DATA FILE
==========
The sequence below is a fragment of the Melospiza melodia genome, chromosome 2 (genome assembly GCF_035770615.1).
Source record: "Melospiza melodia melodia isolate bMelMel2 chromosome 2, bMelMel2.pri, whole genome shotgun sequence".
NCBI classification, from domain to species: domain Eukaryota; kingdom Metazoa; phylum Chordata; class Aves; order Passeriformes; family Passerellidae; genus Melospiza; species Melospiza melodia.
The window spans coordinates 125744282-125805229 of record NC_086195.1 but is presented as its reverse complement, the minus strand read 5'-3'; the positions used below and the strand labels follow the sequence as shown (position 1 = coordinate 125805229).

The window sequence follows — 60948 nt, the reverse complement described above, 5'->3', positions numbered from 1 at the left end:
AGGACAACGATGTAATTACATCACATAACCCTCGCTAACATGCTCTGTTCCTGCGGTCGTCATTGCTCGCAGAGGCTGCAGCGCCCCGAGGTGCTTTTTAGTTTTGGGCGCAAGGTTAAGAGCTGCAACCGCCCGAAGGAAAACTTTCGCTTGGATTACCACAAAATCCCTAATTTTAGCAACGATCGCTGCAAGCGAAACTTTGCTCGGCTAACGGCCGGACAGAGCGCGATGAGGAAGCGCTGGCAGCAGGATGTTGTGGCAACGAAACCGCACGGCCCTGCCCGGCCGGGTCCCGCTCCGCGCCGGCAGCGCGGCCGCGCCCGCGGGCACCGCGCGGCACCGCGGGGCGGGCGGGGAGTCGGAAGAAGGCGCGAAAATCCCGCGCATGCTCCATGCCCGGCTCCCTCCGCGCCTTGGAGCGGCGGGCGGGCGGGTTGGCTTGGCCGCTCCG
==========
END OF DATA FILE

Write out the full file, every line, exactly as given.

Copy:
The sequence below is a fragment of the Melospiza melodia genome, chromosome 2 (genome assembly GCF_035770615.1).
Source record: "Melospiza melodia melodia isolate bMelMel2 chromosome 2, bMelMel2.pri, whole genome shotgun sequence".
NCBI classification, from domain to species: domain Eukaryota; kingdom Metazoa; phylum Chordata; class Aves; order Passeriformes; family Passerellidae; genus Melospiza; species Melospiza melodia.
The window spans coordinates 125744282-125805229 of record NC_086195.1 but is presented as its reverse complement, the minus strand read 5'-3'; the positions used below and the strand labels follow the sequence as shown (position 1 = coordinate 125805229).

The window sequence follows — 60948 nt, the reverse complement described above, 5'->3', positions numbered from 1 at the left end:
AGGACAACGATGTAATTACATCACATAACCCTCGCTAACATGCTCTGTTCCTGCGGTCGTCATTGCTCGCAGAGGCTGCAGCGCCCCGAGGTGCTTTTTAGTTTTGGGCGCAAGGTTAAGAGCTGCAACCGCCCGAAGGAAAACTTTCGCTTGGATTACCACAAAATCCCTAATTTTAGCAACGATCGCTGCAAGCGAAACTTTGCTCGGCTAACGGCCGGACAGAGCGCGATGAGGAAGCGCTGGCAGCAGGATGTTGTGGCAACGAAACCGCACGGCCCTGCCCGGCCGGGTCCCGCTCCGCGCCGGCAGCGCGGCCGCGCCCGCGGGCACCGCGCGGCACCGCGGGGCGGGCGGGGAGTCGGAAGAAGGCGCGAAAATCCCGCGCATGCTCCATGCCCGGCTCCCTCCGCGCCTTGGAGCGGCGGGCGGGCGGGTTGGCTTGGCCGCTCCG